Non-exempt taxes are higher taxes. You may have city and county taxes and it makes sense to file for the exemption.

Here are the rules and what you need to file for exemption, below. Click here for a printable version. When you are ready, head to the big white building in the center of the Oxford Square and on the first floor you will find the Tax Office for filing homestead exemption.

HOMESTEAD EXEMPTION

Homestead must be filed between January 1 and April 1 to take effect. The home owner must occupy the property as a primary residence for the exemption to apply.

Filing a New Homestead

When filing a new homestead, you must have the following information:

  1. Copy of your recorded warranty deed
  2. Social security numbers of both husband & wife
  3. Purchase price of your house & land
  4. Tag numbers of all vehicles in your possession

Special Exemption

If you became 65 or were declared 100% disabled on or before January 1, you need to file for the special exemption.

  • 65 or Older
    • Know your date of birth
    • Tag numbers on all vehicles in your possession
  • 100% Disability
    • Social security awards letter stating your disability & the date you were declared disable or
    • Two detailed letters from two different doctors stating your disability and the date.
    • Tag numbers of all vehicles in your possession

Eileen Saunders, SRES, REALTOR,  Tommy Morgan Realtors, 2092 Old Taylor Rd, Oxford MS 38655  662-404-0816 | 662-234-5344  eileen@tmhomes.com  Equal Housing

Home Safety: Lock Your Car Doors

What does locking your car doors have to do with home safety?

A ton.

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I live in a house with a two-car garage. I have to drive toward my house on the driveway and turn a sharp left into the garage. But I don’t use the garage. It’s our storage room and so our three cars are parked on the driveway, lined up across the front of my house. It works out; none of us have to park on the street and no one has to move their car to let one out of the garage.

I park closest to the garage door so it’s easiest to enter the garage with groceries and stuff. I can easily plop the frozen food into the freezer and go inside of the house. But one day I left the car unlocked so my son could bring in the rest of the groceries. With that done, I did not lock the car immediately.

Our dining room window looks out at my car. That night we closed the blinds and ate dinner. Then I remembered the car was unlocked and clicked my remote only to hear the car horn twice.  It only does that when a door is open, so I looked outside and the interior lights were on.  My son and I went out of the garage door to check on the car and found it had been rummaged through; my coin tray emptied and left on my front seat. All else was in tact.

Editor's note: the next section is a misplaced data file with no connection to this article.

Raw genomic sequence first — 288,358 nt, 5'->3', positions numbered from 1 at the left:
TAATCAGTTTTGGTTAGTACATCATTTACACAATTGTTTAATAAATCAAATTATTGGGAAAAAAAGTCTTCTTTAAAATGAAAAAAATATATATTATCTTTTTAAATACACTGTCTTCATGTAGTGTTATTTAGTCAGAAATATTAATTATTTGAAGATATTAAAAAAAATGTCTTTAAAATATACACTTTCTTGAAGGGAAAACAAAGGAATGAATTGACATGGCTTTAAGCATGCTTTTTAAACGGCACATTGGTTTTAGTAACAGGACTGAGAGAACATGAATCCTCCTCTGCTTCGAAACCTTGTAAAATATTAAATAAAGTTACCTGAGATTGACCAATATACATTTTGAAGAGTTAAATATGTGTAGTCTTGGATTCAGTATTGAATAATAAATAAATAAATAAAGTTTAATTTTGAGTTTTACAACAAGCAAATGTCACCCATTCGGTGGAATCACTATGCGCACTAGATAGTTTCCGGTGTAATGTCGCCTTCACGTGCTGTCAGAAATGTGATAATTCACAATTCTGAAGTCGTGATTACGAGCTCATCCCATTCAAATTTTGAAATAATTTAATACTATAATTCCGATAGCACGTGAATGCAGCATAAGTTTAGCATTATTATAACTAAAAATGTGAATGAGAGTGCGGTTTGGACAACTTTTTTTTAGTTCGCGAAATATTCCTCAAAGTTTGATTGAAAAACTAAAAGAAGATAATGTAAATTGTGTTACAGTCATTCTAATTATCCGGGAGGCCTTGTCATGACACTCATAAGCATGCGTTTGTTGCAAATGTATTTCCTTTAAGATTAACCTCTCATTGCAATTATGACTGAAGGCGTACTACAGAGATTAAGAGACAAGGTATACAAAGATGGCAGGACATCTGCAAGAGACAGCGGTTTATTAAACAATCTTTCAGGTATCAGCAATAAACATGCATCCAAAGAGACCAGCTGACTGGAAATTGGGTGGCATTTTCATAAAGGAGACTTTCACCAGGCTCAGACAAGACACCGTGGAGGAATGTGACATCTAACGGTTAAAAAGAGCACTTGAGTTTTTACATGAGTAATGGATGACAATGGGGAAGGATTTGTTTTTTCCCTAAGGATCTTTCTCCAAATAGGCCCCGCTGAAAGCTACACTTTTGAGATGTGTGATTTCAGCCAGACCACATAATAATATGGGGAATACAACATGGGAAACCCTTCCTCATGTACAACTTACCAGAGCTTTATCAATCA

But what I went for first was to see if my garage door opener was still in its “secret” compartment.  I was relieved and grateful it was still there.

Back in the late 1990s, a neighbor in S.C. had left her garage door opener in her car and left the car unlocked.  Her garage was on the opposite side of the house from any of the bedrooms. One night thieves went through our upscale subdivision and found her garage door opener, opened the garage and emptied it out. Golf clubs, tools, and more were missing the next morning. Heartbreaking yes but there is a lesson here.

If you have a garage door opener, carry it in your purse, briefcase or hide it somewhere in your car. Most thieves, I’m told by police officers, don’t spend too much time going through cars. They know where the important spots are and take the other stuff they see. But a garage door opener is a key to your house and if that is available to them they will use it now or take it and come back later, even if your car is stolen or broken into when it is parked somewhere else.  If  your car registration info is in the glove box, you’ve just told the thief where you live and they have a key.

Be leery of cars with built-in garage door openers, too, that you can program to your house. It can’t be stolen but if you’re on vacation, and the car left at home has the garage door opener in it, be aware of the consequences.

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So here are some tips to keeping your house safe:

  1. keep your garage door opener with you and not in your car
  2. if you keep it in your car, hide it but not in a high profile spot like the center console or glove box
  3. when you go away or if you don’t need to use your garage door often, keep it locked. There is a lock button on the garage-door wall panel in your garage
  4. lock your car immediately when you get out of it
  5. keep the door between the garage and the house locked, just in case you happen to forget tip #1 and #4
  6. if you leave a key to the house in the garage for the kids or pet sitter, hide it. Don’t put it on a hook next to the door or under the mat…to easy to find.

Unfortunately, every neighborhood, even an upscale neighborhood, is a target for thieves. Keep yours less of a target by keeping your house safe.

Lock your car, keep your house safe. Keep your family safe.

Tips to Winterize Your House Now: Exterior

It’s August 1st in Oxford, MS.

You know what that means?  Football season is almost here.

You know what else that means?  You will probably not want to do any weekend chores around the house once football season starts.football

I know that winter seems so far away but it will creep up on you. So, why not work these next few weeks and get the house in shape for winter. Then you can relax in your recliner or stadium seats

Here’s how to winterize the exterior of your house **  …

  1. Look at the exterior of your house and take note of the following: